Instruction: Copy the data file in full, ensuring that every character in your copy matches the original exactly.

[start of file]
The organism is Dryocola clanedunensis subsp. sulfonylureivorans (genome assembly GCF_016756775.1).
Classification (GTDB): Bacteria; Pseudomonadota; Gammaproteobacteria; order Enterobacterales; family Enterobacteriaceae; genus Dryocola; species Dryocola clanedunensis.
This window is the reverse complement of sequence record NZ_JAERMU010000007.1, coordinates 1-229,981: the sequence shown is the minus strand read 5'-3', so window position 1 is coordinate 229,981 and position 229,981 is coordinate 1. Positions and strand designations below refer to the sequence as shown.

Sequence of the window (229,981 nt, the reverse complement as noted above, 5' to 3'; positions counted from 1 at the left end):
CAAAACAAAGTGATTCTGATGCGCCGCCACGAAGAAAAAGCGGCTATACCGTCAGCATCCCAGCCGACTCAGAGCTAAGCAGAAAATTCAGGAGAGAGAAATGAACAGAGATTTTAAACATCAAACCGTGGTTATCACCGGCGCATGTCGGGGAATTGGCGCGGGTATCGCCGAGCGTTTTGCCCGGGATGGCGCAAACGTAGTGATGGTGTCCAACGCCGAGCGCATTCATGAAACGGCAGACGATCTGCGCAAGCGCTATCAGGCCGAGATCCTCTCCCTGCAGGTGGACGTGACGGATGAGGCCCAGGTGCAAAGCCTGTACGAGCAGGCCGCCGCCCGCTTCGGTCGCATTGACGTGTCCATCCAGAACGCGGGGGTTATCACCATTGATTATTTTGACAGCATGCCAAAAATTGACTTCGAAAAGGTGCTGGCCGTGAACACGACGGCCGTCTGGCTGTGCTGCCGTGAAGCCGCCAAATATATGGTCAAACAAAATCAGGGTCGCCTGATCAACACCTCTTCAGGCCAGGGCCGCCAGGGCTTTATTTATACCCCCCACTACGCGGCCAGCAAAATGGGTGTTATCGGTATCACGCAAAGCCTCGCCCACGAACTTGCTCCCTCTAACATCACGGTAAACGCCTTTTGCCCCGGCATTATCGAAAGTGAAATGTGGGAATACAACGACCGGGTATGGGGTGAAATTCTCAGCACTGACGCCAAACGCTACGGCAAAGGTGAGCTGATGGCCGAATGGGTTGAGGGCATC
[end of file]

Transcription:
The organism is Dryocola clanedunensis subsp. sulfonylureivorans (genome assembly GCF_016756775.1).
Classification (GTDB): Bacteria; Pseudomonadota; Gammaproteobacteria; order Enterobacterales; family Enterobacteriaceae; genus Dryocola; species Dryocola clanedunensis.
This window is the reverse complement of sequence record NZ_JAERMU010000007.1, coordinates 1-229,981: the sequence shown is the minus strand read 5'-3', so window position 1 is coordinate 229,981 and position 229,981 is coordinate 1. Positions and strand designations below refer to the sequence as shown.

Sequence of the window (229,981 nt, the reverse complement as noted above, 5' to 3'; positions counted from 1 at the left end):
CAAAACAAAGTGATTCTGATGCGCCGCCACGAAGAAAAAGCGGCTATACCGTCAGCATCCCAGCCGACTCAGAGCTAAGCAGAAAATTCAGGAGAGAGAAATGAACAGAGATTTTAAACATCAAACCGTGGTTATCACCGGCGCATGTCGGGGAATTGGCGCGGGTATCGCCGAGCGTTTTGCCCGGGATGGCGCAAACGTAGTGATGGTGTCCAACGCCGAGCGCATTCATGAAACGGCAGACGATCTGCGCAAGCGCTATCAGGCCGAGATCCTCTCCCTGCAGGTGGACGTGACGGATGAGGCCCAGGTGCAAAGCCTGTACGAGCAGGCCGCCGCCCGCTTCGGTCGCATTGACGTGTCCATCCAGAACGCGGGGGTTATCACCATTGATTATTTTGACAGCATGCCAAAAATTGACTTCGAAAAGGTGCTGGCCGTGAACACGACGGCCGTCTGGCTGTGCTGCCGTGAAGCCGCCAAATATATGGTCAAACAAAATCAGGGTCGCCTGATCAACACCTCTTCAGGCCAGGGCCGCCAGGGCTTTATTTATACCCCCCACTACGCGGCCAGCAAAATGGGTGTTATCGGTATCACGCAAAGCCTCGCCCACGAACTTGCTCCCTCTAACATCACGGTAAACGCCTTTTGCCCCGGCATTATCGAAAGTGAAATGTGGGAATACAACGACCGGGTATGGGGTGAAATTCTCAGCACTGACGCCAAACGCTACGGCAAAGGTGAGCTGATGGCCGAATGGGTTGAGGGCATC